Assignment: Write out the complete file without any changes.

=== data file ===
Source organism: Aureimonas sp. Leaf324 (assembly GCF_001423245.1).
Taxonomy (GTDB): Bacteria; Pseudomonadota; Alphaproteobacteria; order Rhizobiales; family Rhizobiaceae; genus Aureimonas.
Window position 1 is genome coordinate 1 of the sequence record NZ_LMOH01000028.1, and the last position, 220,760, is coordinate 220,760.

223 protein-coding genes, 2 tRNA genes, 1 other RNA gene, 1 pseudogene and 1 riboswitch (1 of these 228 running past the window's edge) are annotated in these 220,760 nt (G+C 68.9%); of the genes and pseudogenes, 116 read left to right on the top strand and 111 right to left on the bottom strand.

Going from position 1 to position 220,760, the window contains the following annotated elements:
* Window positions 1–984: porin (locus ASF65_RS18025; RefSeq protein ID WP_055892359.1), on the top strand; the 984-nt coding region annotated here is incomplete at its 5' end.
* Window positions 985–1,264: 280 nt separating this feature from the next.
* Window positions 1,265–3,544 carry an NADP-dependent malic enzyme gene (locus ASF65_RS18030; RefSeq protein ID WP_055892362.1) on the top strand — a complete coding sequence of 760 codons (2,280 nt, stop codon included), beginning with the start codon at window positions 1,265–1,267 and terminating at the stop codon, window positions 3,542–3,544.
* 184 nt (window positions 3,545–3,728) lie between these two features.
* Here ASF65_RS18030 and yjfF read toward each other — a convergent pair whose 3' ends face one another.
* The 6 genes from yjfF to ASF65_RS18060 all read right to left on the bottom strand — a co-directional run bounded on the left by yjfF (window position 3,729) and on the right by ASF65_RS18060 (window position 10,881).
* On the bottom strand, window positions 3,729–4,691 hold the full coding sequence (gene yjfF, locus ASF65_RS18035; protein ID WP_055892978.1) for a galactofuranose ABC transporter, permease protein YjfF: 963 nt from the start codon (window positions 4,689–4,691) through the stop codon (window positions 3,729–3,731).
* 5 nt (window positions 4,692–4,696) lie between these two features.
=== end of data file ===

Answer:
Source organism: Aureimonas sp. Leaf324 (assembly GCF_001423245.1).
Taxonomy (GTDB): Bacteria; Pseudomonadota; Alphaproteobacteria; order Rhizobiales; family Rhizobiaceae; genus Aureimonas.
Window position 1 is genome coordinate 1 of the sequence record NZ_LMOH01000028.1, and the last position, 220,760, is coordinate 220,760.

223 protein-coding genes, 2 tRNA genes, 1 other RNA gene, 1 pseudogene and 1 riboswitch (1 of these 228 running past the window's edge) are annotated in these 220,760 nt (G+C 68.9%); of the genes and pseudogenes, 116 read left to right on the top strand and 111 right to left on the bottom strand.

Going from position 1 to position 220,760, the window contains the following annotated elements:
* Window positions 1–984: porin (locus ASF65_RS18025; RefSeq protein ID WP_055892359.1), on the top strand; the 984-nt coding region annotated here is incomplete at its 5' end.
* Window positions 985–1,264: 280 nt separating this feature from the next.
* Window positions 1,265–3,544 carry an NADP-dependent malic enzyme gene (locus ASF65_RS18030; RefSeq protein ID WP_055892362.1) on the top strand — a complete coding sequence of 760 codons (2,280 nt, stop codon included), beginning with the start codon at window positions 1,265–1,267 and terminating at the stop codon, window positions 3,542–3,544.
* 184 nt (window positions 3,545–3,728) lie between these two features.
* Here ASF65_RS18030 and yjfF read toward each other — a convergent pair whose 3' ends face one another.
* The 6 genes from yjfF to ASF65_RS18060 all read right to left on the bottom strand — a co-directional run bounded on the left by yjfF (window position 3,729) and on the right by ASF65_RS18060 (window position 10,881).
* On the bottom strand, window positions 3,729–4,691 hold the full coding sequence (gene yjfF, locus ASF65_RS18035; protein ID WP_055892978.1) for a galactofuranose ABC transporter, permease protein YjfF: 963 nt from the start codon (window positions 4,689–4,691) through the stop codon (window positions 3,729–3,731).
* 5 nt (window positions 4,692–4,696) lie between these two features.